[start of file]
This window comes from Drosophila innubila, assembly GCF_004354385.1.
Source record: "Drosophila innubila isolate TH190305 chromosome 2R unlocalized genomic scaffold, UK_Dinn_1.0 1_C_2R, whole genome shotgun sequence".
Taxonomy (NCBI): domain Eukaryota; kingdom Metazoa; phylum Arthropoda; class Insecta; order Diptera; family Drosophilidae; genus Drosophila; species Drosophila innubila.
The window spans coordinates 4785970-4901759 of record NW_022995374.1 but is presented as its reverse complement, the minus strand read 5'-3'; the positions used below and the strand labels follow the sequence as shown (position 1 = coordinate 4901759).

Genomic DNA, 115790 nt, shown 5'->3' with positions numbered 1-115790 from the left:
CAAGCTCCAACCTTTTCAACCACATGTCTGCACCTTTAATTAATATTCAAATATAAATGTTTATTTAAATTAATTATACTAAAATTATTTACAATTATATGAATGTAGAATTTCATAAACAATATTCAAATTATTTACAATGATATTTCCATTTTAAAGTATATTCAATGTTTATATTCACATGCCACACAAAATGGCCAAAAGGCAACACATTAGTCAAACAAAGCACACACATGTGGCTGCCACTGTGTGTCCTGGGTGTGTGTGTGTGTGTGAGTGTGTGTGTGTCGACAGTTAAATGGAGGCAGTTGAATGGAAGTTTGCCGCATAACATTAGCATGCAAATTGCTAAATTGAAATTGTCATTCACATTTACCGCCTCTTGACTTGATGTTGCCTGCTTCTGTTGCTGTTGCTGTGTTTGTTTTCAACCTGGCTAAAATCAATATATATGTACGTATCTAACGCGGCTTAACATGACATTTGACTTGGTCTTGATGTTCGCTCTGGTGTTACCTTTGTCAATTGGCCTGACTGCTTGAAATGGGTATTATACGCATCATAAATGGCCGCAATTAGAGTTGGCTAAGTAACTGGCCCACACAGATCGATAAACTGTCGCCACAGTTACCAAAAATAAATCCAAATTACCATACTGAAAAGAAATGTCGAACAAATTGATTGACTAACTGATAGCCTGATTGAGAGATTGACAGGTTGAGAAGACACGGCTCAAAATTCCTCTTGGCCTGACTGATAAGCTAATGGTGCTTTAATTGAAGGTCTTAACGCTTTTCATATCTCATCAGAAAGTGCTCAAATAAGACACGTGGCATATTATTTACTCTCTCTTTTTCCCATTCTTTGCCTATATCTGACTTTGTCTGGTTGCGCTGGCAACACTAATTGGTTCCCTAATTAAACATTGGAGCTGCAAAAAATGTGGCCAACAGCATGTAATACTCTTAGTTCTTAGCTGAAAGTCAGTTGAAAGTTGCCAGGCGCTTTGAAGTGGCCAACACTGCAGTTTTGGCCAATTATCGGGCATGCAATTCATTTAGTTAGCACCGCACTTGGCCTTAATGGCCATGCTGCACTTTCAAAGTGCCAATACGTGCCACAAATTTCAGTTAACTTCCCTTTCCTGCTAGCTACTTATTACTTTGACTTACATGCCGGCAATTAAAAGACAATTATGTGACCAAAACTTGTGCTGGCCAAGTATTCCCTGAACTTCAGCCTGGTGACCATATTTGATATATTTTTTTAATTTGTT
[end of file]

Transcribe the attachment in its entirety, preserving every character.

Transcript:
This window comes from Drosophila innubila, assembly GCF_004354385.1.
Source record: "Drosophila innubila isolate TH190305 chromosome 2R unlocalized genomic scaffold, UK_Dinn_1.0 1_C_2R, whole genome shotgun sequence".
Taxonomy (NCBI): domain Eukaryota; kingdom Metazoa; phylum Arthropoda; class Insecta; order Diptera; family Drosophilidae; genus Drosophila; species Drosophila innubila.
The window spans coordinates 4785970-4901759 of record NW_022995374.1 but is presented as its reverse complement, the minus strand read 5'-3'; the positions used below and the strand labels follow the sequence as shown (position 1 = coordinate 4901759).

Genomic DNA, 115790 nt, shown 5'->3' with positions numbered 1-115790 from the left:
CAAGCTCCAACCTTTTCAACCACATGTCTGCACCTTTAATTAATATTCAAATATAAATGTTTATTTAAATTAATTATACTAAAATTATTTACAATTATATGAATGTAGAATTTCATAAACAATATTCAAATTATTTACAATGATATTTCCATTTTAAAGTATATTCAATGTTTATATTCACATGCCACACAAAATGGCCAAAAGGCAACACATTAGTCAAACAAAGCACACACATGTGGCTGCCACTGTGTGTCCTGGGTGTGTGTGTGTGTGTGAGTGTGTGTGTGTCGACAGTTAAATGGAGGCAGTTGAATGGAAGTTTGCCGCATAACATTAGCATGCAAATTGCTAAATTGAAATTGTCATTCACATTTACCGCCTCTTGACTTGATGTTGCCTGCTTCTGTTGCTGTTGCTGTGTTTGTTTTCAACCTGGCTAAAATCAATATATATGTACGTATCTAACGCGGCTTAACATGACATTTGACTTGGTCTTGATGTTCGCTCTGGTGTTACCTTTGTCAATTGGCCTGACTGCTTGAAATGGGTATTATACGCATCATAAATGGCCGCAATTAGAGTTGGCTAAGTAACTGGCCCACACAGATCGATAAACTGTCGCCACAGTTACCAAAAATAAATCCAAATTACCATACTGAAAAGAAATGTCGAACAAATTGATTGACTAACTGATAGCCTGATTGAGAGATTGACAGGTTGAGAAGACACGGCTCAAAATTCCTCTTGGCCTGACTGATAAGCTAATGGTGCTTTAATTGAAGGTCTTAACGCTTTTCATATCTCATCAGAAAGTGCTCAAATAAGACACGTGGCATATTATTTACTCTCTCTTTTTCCCATTCTTTGCCTATATCTGACTTTGTCTGGTTGCGCTGGCAACACTAATTGGTTCCCTAATTAAACATTGGAGCTGCAAAAAATGTGGCCAACAGCATGTAATACTCTTAGTTCTTAGCTGAAAGTCAGTTGAAAGTTGCCAGGCGCTTTGAAGTGGCCAACACTGCAGTTTTGGCCAATTATCGGGCATGCAATTCATTTAGTTAGCACCGCACTTGGCCTTAATGGCCATGCTGCACTTTCAAAGTGCCAATACGTGCCACAAATTTCAGTTAACTTCCCTTTCCTGCTAGCTACTTATTACTTTGACTTACATGCCGGCAATTAAAAGACAATTATGTGACCAAAACTTGTGCTGGCCAAGTATTCCCTGAACTTCAGCCTGGTGACCATATTTGATATATTTTTTTAATTTGTT